Professor Patrick C. Flood, Co-director DCU Leadership and Talent Institute, has spent the last two months as an Erskine Fellow at the University of Canterbury in New Zealand. This experience has led him to reflect on the issue of global warming, which he speaks passionately about it in this piece.
I have been in New Zealand for the last two months as an Erskine Fellow at the Psychology Department at the University of Canterbury, hosted by my good friend and colleague, Professor Chris Burt. The fellowships are named after Jack Erskine, a scientist turned philanthropist and a University of Canterbury graduate. His contemporary and class mate was Ernest Rutherford- famous for his work on subatomic structure. Jack pipped Ernest in the university junior scholarship entrance exams. Abandoning science years later, to everyone’s surprise, Jack Erskine disappeared from view to many of his friends and colleagues. All the while however, Jack was playing the stock market, leading a frugal life and building up a fortune which he later willed to the University.
The Erskine scheme benefits visiting faculty from all over the world who come to teach and research at the university. This year alone 71 visitors have come to the university under the scheme. The University of Canterbury is a scholarly place, in the tradition of scholarly universities with an excellent faculty who are very welcoming and hospitable.
New Zealand has been a fantastic personal experience, not least because my family traveled with me to have a holiday before the fellowship commenced
Before I departed to NZ, Orla Delaney, Business Manager at the Leadership and Talent Institute asked me (told me, if the truth be known) that I was to write a blog while I was out here.
Finding a good topic to write about was the issue. That all ended when I saw Al Gore’s new film, An Inconvenient Sequel, which is an incredibly persuasive and moving film about climate change. The film lays out in vivid detail how the world is heating up causing sea levels to rise, wreaking destruction in its wake. Ironically, I found out that the climate accord in Paris was signed on my birthday and that the current President of the United States of America backed out of the agreement on the birthday of one of my children. In doing so he squandered the future for children all over the world in favour of the fossil fuel oligarchs who are his political backers. The links between climate change, geo-political conflict and mass migration are undeniable- at least for those of us who believe in science.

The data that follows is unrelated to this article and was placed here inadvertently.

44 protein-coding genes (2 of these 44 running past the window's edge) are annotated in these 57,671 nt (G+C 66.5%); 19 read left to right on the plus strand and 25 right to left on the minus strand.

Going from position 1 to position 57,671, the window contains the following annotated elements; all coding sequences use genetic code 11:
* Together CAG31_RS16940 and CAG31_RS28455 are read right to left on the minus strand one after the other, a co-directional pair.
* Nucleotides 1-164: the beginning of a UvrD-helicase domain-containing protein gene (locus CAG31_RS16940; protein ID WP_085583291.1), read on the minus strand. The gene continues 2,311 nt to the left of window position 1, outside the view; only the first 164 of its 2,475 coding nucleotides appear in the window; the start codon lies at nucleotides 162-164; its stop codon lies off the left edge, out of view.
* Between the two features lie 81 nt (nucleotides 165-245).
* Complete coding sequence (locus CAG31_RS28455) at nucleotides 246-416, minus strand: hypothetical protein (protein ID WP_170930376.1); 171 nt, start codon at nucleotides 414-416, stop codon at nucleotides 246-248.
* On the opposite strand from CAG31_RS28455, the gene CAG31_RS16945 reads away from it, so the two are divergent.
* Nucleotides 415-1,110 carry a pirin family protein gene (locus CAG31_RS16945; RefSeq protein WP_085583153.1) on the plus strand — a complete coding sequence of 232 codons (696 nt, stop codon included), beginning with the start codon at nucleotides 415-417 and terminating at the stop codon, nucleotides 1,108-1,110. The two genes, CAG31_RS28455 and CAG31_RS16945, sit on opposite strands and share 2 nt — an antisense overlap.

The early settlers came to New Zealand from Scotland and England seeking a better life. Climate change migrants move to survive. Many island communities will actually sink beneath the waves because of the rising ocean levels associated with the melting of the polar ice caps. Witness five of the Solomon Islands in the Pacific which have already disappeared, due to rising sea levels. Florida, Miami and New York have already experienced flooding associated with climate change. The writing is on the wall.
The links between war and resource scarcity are well known. There will be wars in the future about water. It is a dwindling world resource. Living on the unparalleled beauty of the South Island of New Zealand for two months has reinforced my appreciation of the beauty of nature and the shared interdependence of mankind on this planet we call Earth. We won’t be moving to Mars any time soon as Al Gore says in the film. Ireland and New Zealand are two beautiful countries which illustrate the delicate balance that can be nurtured between nature, the environment and people.
Christchurch, the city closest to the University of Canterbury, suffered a huge quake in 2011. A second earthquake followed in 2012 which wreaked even deeper havoc. I often wondered how anyone could live on the slopes of a volcano or where earthquakes repeatedly happen. People stay because it is home. The bulk of migrants do not leave their countries for adventure. They leave because of war and oppression. Aleppo is the perfect example, a great city now razed to the ground resulting in forced migration of Syrian people all over the world, in the most perilous conditions.
People are resilient beyond belief. Christchurch, home to over 800 Irish builders during the recession is still being restored. The Cathedral has been temporarily replaced by a beautiful cardboard church donated by a Japanese designer. Everywhere, there are rebuilding projects underway, as people work to restore Christchurch to its original design and beauty. On the University of Canterbury campus alone, there is a NZ$1.1bn rebuild taking place.
It has been a great trip to New Zealand. Al Gore’s film, An inconvenient Sequel, has caused me to reflect deeply. I strongly recommend you see it while we still have time.
Professor Patrick C. Flood, Co-director DCU Leadership and Talent Institute